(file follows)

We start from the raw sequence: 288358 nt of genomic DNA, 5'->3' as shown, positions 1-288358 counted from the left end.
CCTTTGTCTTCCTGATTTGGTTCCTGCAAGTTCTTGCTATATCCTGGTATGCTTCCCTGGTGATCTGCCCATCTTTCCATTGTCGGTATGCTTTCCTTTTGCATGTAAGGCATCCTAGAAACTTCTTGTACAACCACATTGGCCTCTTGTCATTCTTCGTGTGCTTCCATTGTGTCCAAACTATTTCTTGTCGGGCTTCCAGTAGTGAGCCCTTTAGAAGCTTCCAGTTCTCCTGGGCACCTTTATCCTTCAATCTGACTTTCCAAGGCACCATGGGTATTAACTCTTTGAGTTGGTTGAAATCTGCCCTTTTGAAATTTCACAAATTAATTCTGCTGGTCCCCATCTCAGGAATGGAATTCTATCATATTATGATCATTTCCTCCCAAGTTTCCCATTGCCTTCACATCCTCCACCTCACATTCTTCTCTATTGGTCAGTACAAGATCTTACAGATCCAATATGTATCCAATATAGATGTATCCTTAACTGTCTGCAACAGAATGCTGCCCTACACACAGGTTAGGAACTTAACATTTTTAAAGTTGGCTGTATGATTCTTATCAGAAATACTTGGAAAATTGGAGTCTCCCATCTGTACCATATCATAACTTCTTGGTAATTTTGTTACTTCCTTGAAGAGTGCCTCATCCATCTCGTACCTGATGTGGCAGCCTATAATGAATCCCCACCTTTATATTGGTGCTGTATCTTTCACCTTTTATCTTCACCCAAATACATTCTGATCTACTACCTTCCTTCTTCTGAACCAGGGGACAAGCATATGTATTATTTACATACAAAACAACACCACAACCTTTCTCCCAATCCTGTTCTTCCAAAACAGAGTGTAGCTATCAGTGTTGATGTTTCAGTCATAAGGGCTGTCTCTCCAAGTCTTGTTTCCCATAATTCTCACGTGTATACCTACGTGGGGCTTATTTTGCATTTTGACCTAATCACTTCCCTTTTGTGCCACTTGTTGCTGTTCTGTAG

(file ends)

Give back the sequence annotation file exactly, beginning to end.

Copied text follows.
We start from the raw sequence: 288358 nt of genomic DNA, 5'->3' as shown, positions 1-288358 counted from the left end.
CCTTTGTCTTCCTGATTTGGTTCCTGCAAGTTCTTGCTATATCCTGGTATGCTTCCCTGGTGATCTGCCCATCTTTCCATTGTCGGTATGCTTTCCTTTTGCATGTAAGGCATCCTAGAAACTTCTTGTACAACCACATTGGCCTCTTGTCATTCTTCGTGTGCTTCCATTGTGTCCAAACTATTTCTTGTCGGGCTTCCAGTAGTGAGCCCTTTAGAAGCTTCCAGTTCTCCTGGGCACCTTTATCCTTCAATCTGACTTTCCAAGGCACCATGGGTATTAACTCTTTGAGTTGGTTGAAATCTGCCCTTTTGAAATTTCACAAATTAATTCTGCTGGTCCCCATCTCAGGAATGGAATTCTATCATATTATGATCATTTCCTCCCAAGTTTCCCATTGCCTTCACATCCTCCACCTCACATTCTTCTCTATTGGTCAGTACAAGATCTTACAGATCCAATATGTATCCAATATAGATGTATCCTTAACTGTCTGCAACAGAATGCTGCCCTACACACAGGTTAGGAACTTAACATTTTTAAAGTTGGCTGTATGATTCTTATCAGAAATACTTGGAAAATTGGAGTCTCCCATCTGTACCATATCATAACTTCTTGGTAATTTTGTTACTTCCTTGAAGAGTGCCTCATCCATCTCGTACCTGATGTGGCAGCCTATAATGAATCCCCACCTTTATATTGGTGCTGTATCTTTCACCTTTTATCTTCACCCAAATACATTCTGATCTACTACCTTCCTTCTTCTGAACCAGGGGACAAGCATATGTATTATTTACATACAAAACAACACCACAACCTTTCTCCCAATCCTGTTCTTCCAAAACAGAGTGTAGCTATCAGTGTTGATGTTTCAGTCATAAGGGCTGTCTCTCCAAGTCTTGTTTCCCATAATTCTCACGTGTATACCTACGTGGGGCTTATTTTGCATTTTGACCTAATCACTTCCCTTTTGTGCCACTTGTTGCTGTTCTGTAG